In my opinion, focusing on how the word på is used in a sentence will help you out more than trying to learn of the English equivalents.
The only word available for me to select was "summer" but I thought anything ending -arna was the definate plural?
If that's the case, why is the singular "summer" accepted?
Sometimes the same exercise will give you definite and/or singular because it knows that on the English side it can be said several ways all with the same Swedish translation. It generates stuff randomly and there's at least six ways it can do this sentence because the English isn't picky.
"In the summer" is basically short for "in the summer time" or in other words "in times when it is summer" and so "in Summers" really means the exact same thing. To really refer to a singular summer in English, you'd have to say something like "this summer" or "that summer".
I'm not happy about this as well, this is definitely plural in swedish and "summer" should not be correct. And no, "in the summer" is not the same as "in (all) the summers".
Native US English speaker - I don't believe "in the summers/falls/springs/winters" is appropriate, with the exception of the phrase "In all the summers" (for instance "In all the winters I spent at that cabin, never once did I see a bear"). Otherwise using a singular season name feels perfectly fine.
I would not say "I swim in all the summers".
It is grammatical to say it with or without the plural. It's also grammatical to say it with or without making it definite. The meaning can be the same. The word summer can be a mass-noun but also can be countable. We melt in summer can mean the same thing as We melt in the summers. It doesn't mean it has to be every summer but that it seems to be recurring. If you wanted to say every summer, you would say every summer. There's no reason this exercise shouldn't accept more than one English phrase as a legitimate translation.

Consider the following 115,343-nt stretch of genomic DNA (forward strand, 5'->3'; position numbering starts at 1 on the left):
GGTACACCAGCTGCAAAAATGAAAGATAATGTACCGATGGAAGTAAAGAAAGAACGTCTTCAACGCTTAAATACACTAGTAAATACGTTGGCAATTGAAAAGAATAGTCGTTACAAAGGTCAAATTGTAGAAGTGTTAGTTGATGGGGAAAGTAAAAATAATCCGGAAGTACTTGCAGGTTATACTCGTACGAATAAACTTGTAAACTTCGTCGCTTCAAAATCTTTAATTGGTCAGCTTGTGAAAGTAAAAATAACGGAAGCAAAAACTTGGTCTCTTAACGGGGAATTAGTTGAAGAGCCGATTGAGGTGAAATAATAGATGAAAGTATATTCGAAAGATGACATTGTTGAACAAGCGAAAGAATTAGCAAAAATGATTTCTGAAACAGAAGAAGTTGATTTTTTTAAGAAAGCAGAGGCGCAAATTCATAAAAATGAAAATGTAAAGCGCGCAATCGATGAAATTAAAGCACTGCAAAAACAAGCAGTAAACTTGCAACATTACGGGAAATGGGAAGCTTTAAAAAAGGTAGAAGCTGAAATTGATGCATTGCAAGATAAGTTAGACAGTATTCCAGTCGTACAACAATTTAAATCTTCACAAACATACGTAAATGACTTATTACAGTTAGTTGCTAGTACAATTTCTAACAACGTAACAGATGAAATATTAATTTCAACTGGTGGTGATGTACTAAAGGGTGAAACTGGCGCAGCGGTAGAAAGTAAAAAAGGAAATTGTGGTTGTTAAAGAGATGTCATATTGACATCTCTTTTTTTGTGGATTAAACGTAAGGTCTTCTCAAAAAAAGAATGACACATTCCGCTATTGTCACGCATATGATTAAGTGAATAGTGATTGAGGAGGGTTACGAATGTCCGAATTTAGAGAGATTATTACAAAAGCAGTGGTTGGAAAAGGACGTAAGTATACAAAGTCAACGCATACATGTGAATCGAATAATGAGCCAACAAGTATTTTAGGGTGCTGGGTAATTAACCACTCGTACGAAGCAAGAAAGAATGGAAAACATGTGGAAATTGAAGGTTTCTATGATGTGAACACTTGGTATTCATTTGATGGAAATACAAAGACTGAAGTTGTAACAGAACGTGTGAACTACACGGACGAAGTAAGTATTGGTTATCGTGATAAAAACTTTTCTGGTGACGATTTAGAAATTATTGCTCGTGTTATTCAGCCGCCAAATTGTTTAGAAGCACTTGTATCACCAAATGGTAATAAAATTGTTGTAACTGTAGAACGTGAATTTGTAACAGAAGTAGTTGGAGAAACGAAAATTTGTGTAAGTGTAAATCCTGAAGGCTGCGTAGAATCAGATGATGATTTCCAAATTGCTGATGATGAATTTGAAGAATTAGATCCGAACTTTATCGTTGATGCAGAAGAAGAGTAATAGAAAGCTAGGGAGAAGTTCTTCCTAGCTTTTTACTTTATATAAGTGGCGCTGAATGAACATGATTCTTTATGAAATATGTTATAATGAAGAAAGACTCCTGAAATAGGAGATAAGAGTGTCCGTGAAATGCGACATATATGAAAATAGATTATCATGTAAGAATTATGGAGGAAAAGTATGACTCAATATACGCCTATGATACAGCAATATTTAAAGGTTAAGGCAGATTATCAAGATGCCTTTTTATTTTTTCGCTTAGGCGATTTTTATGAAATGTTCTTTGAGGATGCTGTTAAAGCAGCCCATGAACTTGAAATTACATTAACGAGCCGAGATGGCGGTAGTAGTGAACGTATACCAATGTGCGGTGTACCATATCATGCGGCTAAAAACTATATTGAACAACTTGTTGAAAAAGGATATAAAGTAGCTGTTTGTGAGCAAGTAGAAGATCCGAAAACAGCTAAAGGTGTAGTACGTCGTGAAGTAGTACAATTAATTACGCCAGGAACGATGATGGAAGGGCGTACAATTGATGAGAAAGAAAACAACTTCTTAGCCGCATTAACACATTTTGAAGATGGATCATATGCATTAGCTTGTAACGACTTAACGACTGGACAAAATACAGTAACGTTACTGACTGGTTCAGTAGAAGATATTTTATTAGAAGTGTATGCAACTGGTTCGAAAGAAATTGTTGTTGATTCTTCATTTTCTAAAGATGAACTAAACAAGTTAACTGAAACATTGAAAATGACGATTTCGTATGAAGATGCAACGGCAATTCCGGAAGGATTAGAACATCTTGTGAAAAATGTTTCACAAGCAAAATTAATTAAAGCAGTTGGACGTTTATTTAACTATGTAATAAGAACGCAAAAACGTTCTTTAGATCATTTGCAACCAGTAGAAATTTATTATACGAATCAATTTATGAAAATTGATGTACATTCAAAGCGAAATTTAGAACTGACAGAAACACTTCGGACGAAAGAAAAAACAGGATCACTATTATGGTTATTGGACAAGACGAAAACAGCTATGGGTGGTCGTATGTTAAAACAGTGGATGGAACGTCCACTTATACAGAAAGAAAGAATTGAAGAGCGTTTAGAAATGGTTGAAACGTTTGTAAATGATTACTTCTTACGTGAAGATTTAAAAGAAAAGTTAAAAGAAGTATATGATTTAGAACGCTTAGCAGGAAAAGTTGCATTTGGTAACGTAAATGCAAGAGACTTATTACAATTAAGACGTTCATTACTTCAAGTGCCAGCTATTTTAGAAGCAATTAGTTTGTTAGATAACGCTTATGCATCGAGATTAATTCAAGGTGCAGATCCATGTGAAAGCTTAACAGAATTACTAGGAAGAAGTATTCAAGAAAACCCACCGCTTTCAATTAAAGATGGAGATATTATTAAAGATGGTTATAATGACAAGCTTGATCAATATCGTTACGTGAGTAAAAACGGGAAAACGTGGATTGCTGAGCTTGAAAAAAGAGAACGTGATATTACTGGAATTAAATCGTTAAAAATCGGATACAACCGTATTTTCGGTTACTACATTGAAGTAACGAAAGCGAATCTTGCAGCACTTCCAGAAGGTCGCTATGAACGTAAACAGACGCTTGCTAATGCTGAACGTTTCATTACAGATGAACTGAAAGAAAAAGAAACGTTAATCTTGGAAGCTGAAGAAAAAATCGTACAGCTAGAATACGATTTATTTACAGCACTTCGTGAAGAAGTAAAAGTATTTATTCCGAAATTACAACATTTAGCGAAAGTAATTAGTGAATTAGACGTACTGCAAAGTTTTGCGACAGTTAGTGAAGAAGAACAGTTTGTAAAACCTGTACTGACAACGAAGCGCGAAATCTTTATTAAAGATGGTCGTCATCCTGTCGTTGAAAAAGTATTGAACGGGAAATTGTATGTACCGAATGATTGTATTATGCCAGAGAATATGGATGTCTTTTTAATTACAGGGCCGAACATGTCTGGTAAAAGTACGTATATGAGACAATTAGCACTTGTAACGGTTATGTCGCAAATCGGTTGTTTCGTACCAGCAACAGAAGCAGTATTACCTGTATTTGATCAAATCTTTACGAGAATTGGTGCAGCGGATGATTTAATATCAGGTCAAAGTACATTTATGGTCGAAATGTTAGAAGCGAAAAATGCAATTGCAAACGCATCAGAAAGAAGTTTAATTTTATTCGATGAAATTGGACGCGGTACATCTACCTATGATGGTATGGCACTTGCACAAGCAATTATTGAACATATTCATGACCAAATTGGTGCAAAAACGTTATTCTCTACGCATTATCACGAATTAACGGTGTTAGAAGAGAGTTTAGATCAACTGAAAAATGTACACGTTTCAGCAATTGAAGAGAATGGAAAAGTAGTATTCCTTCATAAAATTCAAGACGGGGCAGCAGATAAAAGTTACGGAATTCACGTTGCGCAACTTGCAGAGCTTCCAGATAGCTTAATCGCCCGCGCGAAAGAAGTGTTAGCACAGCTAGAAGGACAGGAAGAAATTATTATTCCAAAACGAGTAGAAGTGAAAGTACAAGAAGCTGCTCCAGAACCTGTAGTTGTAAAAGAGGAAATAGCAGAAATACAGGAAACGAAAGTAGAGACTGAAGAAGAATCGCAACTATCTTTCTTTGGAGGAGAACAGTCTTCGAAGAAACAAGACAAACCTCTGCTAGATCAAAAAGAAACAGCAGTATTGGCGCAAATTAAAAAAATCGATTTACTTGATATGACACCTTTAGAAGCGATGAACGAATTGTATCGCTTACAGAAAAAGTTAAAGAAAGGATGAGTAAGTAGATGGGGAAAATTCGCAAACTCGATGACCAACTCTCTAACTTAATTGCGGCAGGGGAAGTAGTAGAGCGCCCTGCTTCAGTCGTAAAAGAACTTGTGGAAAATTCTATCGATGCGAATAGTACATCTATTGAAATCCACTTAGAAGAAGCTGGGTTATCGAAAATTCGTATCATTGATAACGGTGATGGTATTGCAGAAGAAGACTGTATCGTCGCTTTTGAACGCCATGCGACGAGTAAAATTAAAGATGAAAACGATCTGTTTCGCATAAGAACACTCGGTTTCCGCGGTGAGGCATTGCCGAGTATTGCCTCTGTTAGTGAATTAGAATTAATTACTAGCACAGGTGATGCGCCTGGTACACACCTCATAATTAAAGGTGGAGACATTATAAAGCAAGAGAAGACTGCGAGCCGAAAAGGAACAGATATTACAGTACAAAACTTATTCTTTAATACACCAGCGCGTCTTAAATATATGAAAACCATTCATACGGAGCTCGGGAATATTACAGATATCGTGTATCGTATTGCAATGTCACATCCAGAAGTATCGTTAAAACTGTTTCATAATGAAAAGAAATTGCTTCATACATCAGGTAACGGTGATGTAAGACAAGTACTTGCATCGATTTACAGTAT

What is the rule where it changes to somrar? Are there other words that do this?
There's a spelling rule that says you can't have double m in front of another consonant.
It's just that different prepositions are used for different time periods:
With seasons, we say på: på sommaren, på hösten, på vintern, på våren 'in summer, in autumn, in winter, in spring'
For months we use i: i januari 'in January' etc
For days of the week, we also use på: på måndag, på tisdag 'on Monday, on Tuesday' and so on.
With years, we usually don't use a preposition at all. We usually just say the year, 'han är född 1985' - 'he was born in 1985'. Or like förra året 'last year' and so on.
i år however means 'this year' just like i dag means 'today', i kväll means 'tonight' and so on.
I read the hover suggestions and one for på was "during" Maybe that would make more sense to people if it was a "during" sentence.
If 'sommaren' means the summer, why does 'på sommaren' mean in summer, not in the summer? Shouldn't 'i sommar' be the correct translation for in summer?
Why is somrarna not just sommaren? Somrarna means the summers, so that wouldn't really make sense... Sorry, just want to make sure I'm not missing anything.
You can say på sommaren too if you want to. It's just that på somrarna stresses the the repetition – that it happens every year – a little bit more.
It's just not 1:1. In English, if you habitually swim during the season, you can easily say "in the summers" or "in summer" or a dozen other ways. They all mean the same thing. However, I think all of those English phrases translate into på somrarna in this course and you can translate that one Swedish phrase into whichever English version you prefer.
Would it be accepgable to translate as "We swim every summer"? Because that seems to be the meaning
Still every summer would be more closely translated as varje sommar, so it's not an accepted answer. But all versions with in or during plus summer/the summer/summers/the summers/summertime/the summertime are accepted, so take your pick among those.
Can this mean "we are swimming in the summer", which can be synonymous (and is in this case) with "we will swim in the summer".
Swedish doesn't distinguish between the simple present and the present continuous, so basically every Swedish sentence in the present can be either of those in English.
In many cases, the Swedish present tense can also express future. It certainly does that to a much larger extent than the English present. But for a translation in the future tense (with will or are going to) to be an accepted answer in this course, there has to be some support for that interpretation in the sentence. In this case, the most likely interpretation of this sentence with no context, is that it refers to something we do habitually.
Would "Vi simmar på somrar " be correct, or does it have to be definitive?
Prepositions suck in most languages, including English. Your username is confusing; dont like to make it personal but it's a little disturbing, consider changing the initials of your username.
So if I change the order , it would be 'På somrarna simmar vi' ? Does that sound natural?